July 5, 2019; Liverpool, NS: Region of Queens Municipality continues to receive inquiries from the public regarding an odour at various times near Bristol Avenue, Liverpool, and Highway #3, Brooklyn. Region representatives continue to proactively consult with experts to try to determine the cause of the odour, and to pursue a solution. The Municipal Sewage Treatment facility located on Hank Snow Drive continues to meet all regulatory effluent requirements. The local odour is suspected to be from the marsh area located behind the businesses on the seaward side of Bristol Avenue and Hwy. #3 to Brooklyn, the tidal shoreline principally at low tide, and the operating sewage treatment facility. The prevailing wind direction generally dissipates odour, however certain wind direction and humidity levels can result in noticeable odour levels. It should be noted that the Kentville/New Minas area is also experiencing a similar odour issue.
Proactive efforts over past weeks have included the flushing of our sewage lines from Milton, as well as on Bristol Avenue, to the sewage treatment plant. Skimming of the surface of the primary cell was completed early this week and last week to remove any fats or oils which may be present, which could potentially generate an odour.
It should be noted that residents outside of local sewer serviced areas have contractors pump out their septic tanks every several years, and those contractors utilize the Septage Receiving station on a regular basis, with that waste being processed by the sewer treatment plant. No person is known to be dumping raw sewage into the wetland area and any stories to that effect are deemed to be untrue.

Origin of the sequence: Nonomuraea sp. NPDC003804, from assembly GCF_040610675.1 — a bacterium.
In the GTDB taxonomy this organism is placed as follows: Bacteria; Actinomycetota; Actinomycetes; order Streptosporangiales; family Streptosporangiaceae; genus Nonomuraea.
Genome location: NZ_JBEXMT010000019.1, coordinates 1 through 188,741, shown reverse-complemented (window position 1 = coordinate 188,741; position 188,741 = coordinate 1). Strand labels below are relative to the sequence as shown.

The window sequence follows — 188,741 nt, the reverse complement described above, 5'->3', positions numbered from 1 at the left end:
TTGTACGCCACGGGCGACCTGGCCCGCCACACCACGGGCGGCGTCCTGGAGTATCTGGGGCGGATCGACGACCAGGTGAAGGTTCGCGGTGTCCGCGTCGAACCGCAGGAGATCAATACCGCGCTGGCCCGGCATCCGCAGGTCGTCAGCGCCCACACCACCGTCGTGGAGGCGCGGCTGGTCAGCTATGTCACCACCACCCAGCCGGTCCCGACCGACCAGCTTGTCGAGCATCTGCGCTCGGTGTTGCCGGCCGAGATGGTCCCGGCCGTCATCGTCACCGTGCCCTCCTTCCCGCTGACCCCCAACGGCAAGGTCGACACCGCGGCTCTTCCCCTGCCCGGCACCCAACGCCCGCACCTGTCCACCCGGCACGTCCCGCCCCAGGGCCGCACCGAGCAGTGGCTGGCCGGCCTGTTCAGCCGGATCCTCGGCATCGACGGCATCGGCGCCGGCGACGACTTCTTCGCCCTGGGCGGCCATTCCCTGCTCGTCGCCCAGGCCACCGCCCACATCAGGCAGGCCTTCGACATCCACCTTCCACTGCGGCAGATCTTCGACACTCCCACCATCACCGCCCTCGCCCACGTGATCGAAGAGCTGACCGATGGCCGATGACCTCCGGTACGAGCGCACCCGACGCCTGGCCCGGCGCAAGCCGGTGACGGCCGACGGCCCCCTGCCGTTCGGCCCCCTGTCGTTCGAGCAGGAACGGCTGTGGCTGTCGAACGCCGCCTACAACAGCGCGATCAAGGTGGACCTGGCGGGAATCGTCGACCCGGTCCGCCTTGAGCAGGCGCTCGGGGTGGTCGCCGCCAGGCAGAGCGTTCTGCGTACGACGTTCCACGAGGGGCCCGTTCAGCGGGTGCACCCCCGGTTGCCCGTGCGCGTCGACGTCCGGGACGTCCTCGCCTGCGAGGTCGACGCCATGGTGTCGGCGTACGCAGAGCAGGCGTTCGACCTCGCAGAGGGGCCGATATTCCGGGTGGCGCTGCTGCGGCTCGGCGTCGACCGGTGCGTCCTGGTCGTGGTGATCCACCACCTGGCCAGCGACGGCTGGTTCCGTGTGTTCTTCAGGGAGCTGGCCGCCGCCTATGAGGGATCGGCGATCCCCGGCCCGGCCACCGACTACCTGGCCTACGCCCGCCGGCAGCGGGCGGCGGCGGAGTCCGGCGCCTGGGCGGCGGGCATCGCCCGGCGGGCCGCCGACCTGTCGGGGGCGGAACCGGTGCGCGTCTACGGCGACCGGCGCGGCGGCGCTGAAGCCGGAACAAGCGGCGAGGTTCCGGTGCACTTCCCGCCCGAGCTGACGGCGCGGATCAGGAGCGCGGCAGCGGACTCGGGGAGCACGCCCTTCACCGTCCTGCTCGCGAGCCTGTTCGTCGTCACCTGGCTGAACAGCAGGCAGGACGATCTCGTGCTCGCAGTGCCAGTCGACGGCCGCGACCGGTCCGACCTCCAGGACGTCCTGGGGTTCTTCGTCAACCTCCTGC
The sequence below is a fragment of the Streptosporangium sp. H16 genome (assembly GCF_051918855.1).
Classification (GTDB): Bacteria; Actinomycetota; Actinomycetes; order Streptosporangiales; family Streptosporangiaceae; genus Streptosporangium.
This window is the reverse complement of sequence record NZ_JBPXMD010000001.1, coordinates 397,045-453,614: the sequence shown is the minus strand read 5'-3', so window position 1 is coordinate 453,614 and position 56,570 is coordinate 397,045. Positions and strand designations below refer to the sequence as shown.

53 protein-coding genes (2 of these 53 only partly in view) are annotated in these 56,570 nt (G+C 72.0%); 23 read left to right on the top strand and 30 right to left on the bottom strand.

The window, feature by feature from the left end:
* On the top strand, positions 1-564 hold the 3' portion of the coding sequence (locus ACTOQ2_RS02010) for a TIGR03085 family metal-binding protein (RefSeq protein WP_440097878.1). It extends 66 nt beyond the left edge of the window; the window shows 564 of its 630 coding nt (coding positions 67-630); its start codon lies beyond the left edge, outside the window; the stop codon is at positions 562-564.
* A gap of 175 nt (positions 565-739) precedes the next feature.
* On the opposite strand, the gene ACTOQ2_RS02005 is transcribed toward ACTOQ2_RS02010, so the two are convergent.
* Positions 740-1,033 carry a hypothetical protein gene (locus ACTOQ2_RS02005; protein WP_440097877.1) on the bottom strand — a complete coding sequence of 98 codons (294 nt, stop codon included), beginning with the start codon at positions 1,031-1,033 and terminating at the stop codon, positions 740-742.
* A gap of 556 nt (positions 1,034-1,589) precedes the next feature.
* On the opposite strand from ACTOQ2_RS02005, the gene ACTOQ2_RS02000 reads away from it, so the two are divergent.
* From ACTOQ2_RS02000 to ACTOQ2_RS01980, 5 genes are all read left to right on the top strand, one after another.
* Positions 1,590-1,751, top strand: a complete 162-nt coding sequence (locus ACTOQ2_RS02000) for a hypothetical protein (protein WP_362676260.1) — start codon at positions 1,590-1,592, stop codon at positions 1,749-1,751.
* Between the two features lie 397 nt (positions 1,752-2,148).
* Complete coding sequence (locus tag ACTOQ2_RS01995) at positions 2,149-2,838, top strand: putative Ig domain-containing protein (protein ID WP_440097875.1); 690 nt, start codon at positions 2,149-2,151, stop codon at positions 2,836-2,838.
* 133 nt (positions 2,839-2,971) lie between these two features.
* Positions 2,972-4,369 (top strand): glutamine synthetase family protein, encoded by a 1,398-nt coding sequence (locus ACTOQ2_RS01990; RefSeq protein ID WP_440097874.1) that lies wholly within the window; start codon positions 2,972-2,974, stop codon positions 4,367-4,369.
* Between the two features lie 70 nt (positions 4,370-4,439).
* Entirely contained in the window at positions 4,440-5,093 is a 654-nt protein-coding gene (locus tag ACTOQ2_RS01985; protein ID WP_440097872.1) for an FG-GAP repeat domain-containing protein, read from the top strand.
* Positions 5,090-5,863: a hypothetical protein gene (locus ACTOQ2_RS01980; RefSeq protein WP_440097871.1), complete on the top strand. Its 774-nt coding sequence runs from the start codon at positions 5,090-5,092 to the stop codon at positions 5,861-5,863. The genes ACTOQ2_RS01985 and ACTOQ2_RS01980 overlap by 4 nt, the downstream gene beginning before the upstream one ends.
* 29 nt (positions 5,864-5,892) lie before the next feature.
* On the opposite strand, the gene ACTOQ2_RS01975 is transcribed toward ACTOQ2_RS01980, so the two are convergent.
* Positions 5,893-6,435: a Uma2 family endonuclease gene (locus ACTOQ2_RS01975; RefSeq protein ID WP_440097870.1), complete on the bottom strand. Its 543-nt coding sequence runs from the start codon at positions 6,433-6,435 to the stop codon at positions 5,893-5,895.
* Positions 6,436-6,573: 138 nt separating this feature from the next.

The Region also removes rainfall collected in our second generation landfill cells, with that leachate being hauled to the Receiving station on a daily basis. This is the large truck that residents may witness entering and exiting the sewer treatment facility several times a day, all year long.
Additionally, an expert who was consulted has advised that although the dredge cycle for sludge in the lagoons was projected to be approximately 25 to 30 years, and de-sludging would be premature, it may be beneficial to de-sludge the primary cell in view of recent odour concerns. A recommendation will be taken to the upcoming Council meeting to be held on July 9th to approve the hiring of a contractor, at the earliest opportunity, to perform this de-sludging by means of a self-contained odourless process. The estimated cost for this work is $150,000 and is expected to take two weeks to complete.
Staff will continue to research and consult with experts in their areas of expertise. Activities will occur towards ruling out potential causes and seek solutions, as timely as possible.